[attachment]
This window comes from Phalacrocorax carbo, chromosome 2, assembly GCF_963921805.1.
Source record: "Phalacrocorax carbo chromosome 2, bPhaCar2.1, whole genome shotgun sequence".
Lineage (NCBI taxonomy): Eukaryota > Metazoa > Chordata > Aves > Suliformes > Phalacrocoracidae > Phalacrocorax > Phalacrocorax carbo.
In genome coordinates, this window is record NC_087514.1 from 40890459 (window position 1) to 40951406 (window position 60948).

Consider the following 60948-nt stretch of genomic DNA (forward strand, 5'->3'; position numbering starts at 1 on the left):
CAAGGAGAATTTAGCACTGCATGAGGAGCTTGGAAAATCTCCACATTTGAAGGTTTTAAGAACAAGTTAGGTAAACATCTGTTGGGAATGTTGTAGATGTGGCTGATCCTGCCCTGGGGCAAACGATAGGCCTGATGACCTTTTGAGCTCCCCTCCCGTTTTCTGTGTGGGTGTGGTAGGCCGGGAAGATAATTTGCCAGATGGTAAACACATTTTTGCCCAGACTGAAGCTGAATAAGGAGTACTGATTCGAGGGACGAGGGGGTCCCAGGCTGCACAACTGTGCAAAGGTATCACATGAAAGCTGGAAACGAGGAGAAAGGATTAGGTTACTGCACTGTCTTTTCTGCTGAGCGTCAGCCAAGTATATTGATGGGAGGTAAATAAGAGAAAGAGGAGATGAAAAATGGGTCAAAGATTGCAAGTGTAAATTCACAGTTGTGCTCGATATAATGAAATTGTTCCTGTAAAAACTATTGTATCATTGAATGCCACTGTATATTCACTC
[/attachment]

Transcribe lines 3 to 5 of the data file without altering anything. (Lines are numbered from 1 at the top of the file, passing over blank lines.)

Lineage (NCBI taxonomy): Eukaryota > Metazoa > Chordata > Aves > Suliformes > Phalacrocoracidae > Phalacrocorax > Phalacrocorax carbo.
In genome coordinates, this window is record NC_087514.1 from 40890459 (window position 1) to 40951406 (window position 60948).

Consider the following 60948-nt stretch of genomic DNA (forward strand, 5'->3'; position numbering starts at 1 on the left):